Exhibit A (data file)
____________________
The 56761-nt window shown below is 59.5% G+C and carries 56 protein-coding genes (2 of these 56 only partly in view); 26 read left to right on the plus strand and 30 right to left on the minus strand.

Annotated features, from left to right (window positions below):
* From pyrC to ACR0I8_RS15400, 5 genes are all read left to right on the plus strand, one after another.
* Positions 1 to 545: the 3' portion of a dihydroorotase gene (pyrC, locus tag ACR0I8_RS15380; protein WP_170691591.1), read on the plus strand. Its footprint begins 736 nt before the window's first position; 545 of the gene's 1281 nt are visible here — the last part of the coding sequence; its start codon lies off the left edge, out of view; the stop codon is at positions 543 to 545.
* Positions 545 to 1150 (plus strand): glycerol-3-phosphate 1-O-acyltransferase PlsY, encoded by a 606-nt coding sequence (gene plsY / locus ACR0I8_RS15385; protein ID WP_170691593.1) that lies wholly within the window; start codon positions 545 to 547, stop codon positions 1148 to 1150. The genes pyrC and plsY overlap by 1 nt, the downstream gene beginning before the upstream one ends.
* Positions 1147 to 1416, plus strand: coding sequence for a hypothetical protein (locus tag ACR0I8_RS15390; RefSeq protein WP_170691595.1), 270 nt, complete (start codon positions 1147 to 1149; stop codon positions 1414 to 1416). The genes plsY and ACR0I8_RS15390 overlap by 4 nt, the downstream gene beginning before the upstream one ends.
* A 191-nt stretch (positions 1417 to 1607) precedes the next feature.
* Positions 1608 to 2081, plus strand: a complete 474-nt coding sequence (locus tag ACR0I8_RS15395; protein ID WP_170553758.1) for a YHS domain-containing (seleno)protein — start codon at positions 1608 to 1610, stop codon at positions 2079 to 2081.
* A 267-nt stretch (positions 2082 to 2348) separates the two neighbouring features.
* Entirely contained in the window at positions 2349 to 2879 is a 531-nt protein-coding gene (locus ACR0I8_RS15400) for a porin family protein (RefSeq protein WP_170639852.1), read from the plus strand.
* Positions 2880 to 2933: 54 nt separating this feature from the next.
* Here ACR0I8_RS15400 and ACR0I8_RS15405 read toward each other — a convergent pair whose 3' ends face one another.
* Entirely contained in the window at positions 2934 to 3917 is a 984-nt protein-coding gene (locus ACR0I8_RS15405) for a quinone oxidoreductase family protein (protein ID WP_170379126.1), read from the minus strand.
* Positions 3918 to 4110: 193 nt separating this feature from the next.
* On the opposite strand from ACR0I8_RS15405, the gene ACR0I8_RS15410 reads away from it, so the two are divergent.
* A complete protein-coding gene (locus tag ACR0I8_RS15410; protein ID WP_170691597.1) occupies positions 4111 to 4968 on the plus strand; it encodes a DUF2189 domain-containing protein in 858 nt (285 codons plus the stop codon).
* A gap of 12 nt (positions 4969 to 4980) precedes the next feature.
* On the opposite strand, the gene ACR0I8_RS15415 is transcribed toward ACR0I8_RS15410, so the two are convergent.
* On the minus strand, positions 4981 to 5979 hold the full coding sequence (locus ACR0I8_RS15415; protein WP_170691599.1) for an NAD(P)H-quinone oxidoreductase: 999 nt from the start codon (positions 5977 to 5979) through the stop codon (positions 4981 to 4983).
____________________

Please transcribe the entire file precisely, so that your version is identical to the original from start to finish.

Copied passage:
The 56761-nt window shown below is 59.5% G+C and carries 56 protein-coding genes (2 of these 56 only partly in view); 26 read left to right on the plus strand and 30 right to left on the minus strand.

Annotated features, from left to right (window positions below):
* From pyrC to ACR0I8_RS15400, 5 genes are all read left to right on the plus strand, one after another.
* Positions 1 to 545: the 3' portion of a dihydroorotase gene (pyrC, locus tag ACR0I8_RS15380; protein WP_170691591.1), read on the plus strand. Its footprint begins 736 nt before the window's first position; 545 of the gene's 1281 nt are visible here — the last part of the coding sequence; its start codon lies off the left edge, out of view; the stop codon is at positions 543 to 545.
* Positions 545 to 1150 (plus strand): glycerol-3-phosphate 1-O-acyltransferase PlsY, encoded by a 606-nt coding sequence (gene plsY / locus ACR0I8_RS15385; protein ID WP_170691593.1) that lies wholly within the window; start codon positions 545 to 547, stop codon positions 1148 to 1150. The genes pyrC and plsY overlap by 1 nt, the downstream gene beginning before the upstream one ends.
* Positions 1147 to 1416, plus strand: coding sequence for a hypothetical protein (locus tag ACR0I8_RS15390; RefSeq protein WP_170691595.1), 270 nt, complete (start codon positions 1147 to 1149; stop codon positions 1414 to 1416). The genes plsY and ACR0I8_RS15390 overlap by 4 nt, the downstream gene beginning before the upstream one ends.
* A 191-nt stretch (positions 1417 to 1607) precedes the next feature.
* Positions 1608 to 2081, plus strand: a complete 474-nt coding sequence (locus tag ACR0I8_RS15395; protein ID WP_170553758.1) for a YHS domain-containing (seleno)protein — start codon at positions 1608 to 1610, stop codon at positions 2079 to 2081.
* A 267-nt stretch (positions 2082 to 2348) separates the two neighbouring features.
* Entirely contained in the window at positions 2349 to 2879 is a 531-nt protein-coding gene (locus ACR0I8_RS15400) for a porin family protein (RefSeq protein WP_170639852.1), read from the plus strand.
* Positions 2880 to 2933: 54 nt separating this feature from the next.
* Here ACR0I8_RS15400 and ACR0I8_RS15405 read toward each other — a convergent pair whose 3' ends face one another.
* Entirely contained in the window at positions 2934 to 3917 is a 984-nt protein-coding gene (locus ACR0I8_RS15405) for a quinone oxidoreductase family protein (protein ID WP_170379126.1), read from the minus strand.
* Positions 3918 to 4110: 193 nt separating this feature from the next.
* On the opposite strand from ACR0I8_RS15405, the gene ACR0I8_RS15410 reads away from it, so the two are divergent.
* A complete protein-coding gene (locus tag ACR0I8_RS15410; protein ID WP_170691597.1) occupies positions 4111 to 4968 on the plus strand; it encodes a DUF2189 domain-containing protein in 858 nt (285 codons plus the stop codon).
* A gap of 12 nt (positions 4969 to 4980) precedes the next feature.
* On the opposite strand, the gene ACR0I8_RS15415 is transcribed toward ACR0I8_RS15410, so the two are convergent.
* On the minus strand, positions 4981 to 5979 hold the full coding sequence (locus ACR0I8_RS15415; protein WP_170691599.1) for an NAD(P)H-quinone oxidoreductase: 999 nt from the start codon (positions 5977 to 5979) through the stop codon (positions 4981 to 4983).